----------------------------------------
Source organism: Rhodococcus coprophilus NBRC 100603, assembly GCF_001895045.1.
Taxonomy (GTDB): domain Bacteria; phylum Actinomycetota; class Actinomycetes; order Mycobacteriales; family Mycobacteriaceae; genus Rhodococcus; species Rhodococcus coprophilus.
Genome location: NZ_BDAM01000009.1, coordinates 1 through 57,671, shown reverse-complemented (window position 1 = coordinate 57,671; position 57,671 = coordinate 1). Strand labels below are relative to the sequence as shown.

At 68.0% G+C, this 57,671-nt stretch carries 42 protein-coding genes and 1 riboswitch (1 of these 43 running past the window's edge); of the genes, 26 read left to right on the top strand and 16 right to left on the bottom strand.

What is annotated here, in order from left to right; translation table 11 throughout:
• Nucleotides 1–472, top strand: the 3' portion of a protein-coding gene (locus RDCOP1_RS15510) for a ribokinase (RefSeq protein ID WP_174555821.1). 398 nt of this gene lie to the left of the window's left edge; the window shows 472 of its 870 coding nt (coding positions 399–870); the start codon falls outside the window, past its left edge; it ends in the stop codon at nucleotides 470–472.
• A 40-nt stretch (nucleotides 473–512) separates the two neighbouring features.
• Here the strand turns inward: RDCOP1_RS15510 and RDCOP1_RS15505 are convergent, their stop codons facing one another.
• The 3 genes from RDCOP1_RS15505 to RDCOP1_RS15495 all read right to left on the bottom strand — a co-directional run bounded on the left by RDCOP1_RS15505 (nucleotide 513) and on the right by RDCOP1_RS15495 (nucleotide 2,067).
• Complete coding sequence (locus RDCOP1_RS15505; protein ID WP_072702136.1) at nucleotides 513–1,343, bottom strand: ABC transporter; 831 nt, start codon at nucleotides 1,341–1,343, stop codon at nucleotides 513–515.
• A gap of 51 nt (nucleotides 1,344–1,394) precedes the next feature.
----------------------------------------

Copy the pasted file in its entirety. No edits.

Source organism: Rhodococcus coprophilus NBRC 100603, assembly GCF_001895045.1.
Taxonomy (GTDB): domain Bacteria; phylum Actinomycetota; class Actinomycetes; order Mycobacteriales; family Mycobacteriaceae; genus Rhodococcus; species Rhodococcus coprophilus.
Genome location: NZ_BDAM01000009.1, coordinates 1 through 57,671, shown reverse-complemented (window position 1 = coordinate 57,671; position 57,671 = coordinate 1). Strand labels below are relative to the sequence as shown.

At 68.0% G+C, this 57,671-nt stretch carries 42 protein-coding genes and 1 riboswitch (1 of these 43 running past the window's edge); of the genes, 26 read left to right on the top strand and 16 right to left on the bottom strand.

What is annotated here, in order from left to right; translation table 11 throughout:
• Nucleotides 1–472, top strand: the 3' portion of a protein-coding gene (locus RDCOP1_RS15510) for a ribokinase (RefSeq protein ID WP_174555821.1). 398 nt of this gene lie to the left of the window's left edge; the window shows 472 of its 870 coding nt (coding positions 399–870); the start codon falls outside the window, past its left edge; it ends in the stop codon at nucleotides 470–472.
• A 40-nt stretch (nucleotides 473–512) separates the two neighbouring features.
• Here the strand turns inward: RDCOP1_RS15510 and RDCOP1_RS15505 are convergent, their stop codons facing one another.
• The 3 genes from RDCOP1_RS15505 to RDCOP1_RS15495 all read right to left on the bottom strand — a co-directional run bounded on the left by RDCOP1_RS15505 (nucleotide 513) and on the right by RDCOP1_RS15495 (nucleotide 2,067).
• Complete coding sequence (locus RDCOP1_RS15505; protein ID WP_072702136.1) at nucleotides 513–1,343, bottom strand: ABC transporter; 831 nt, start codon at nucleotides 1,341–1,343, stop codon at nucleotides 513–515.
• A gap of 51 nt (nucleotides 1,344–1,394) precedes the next feature.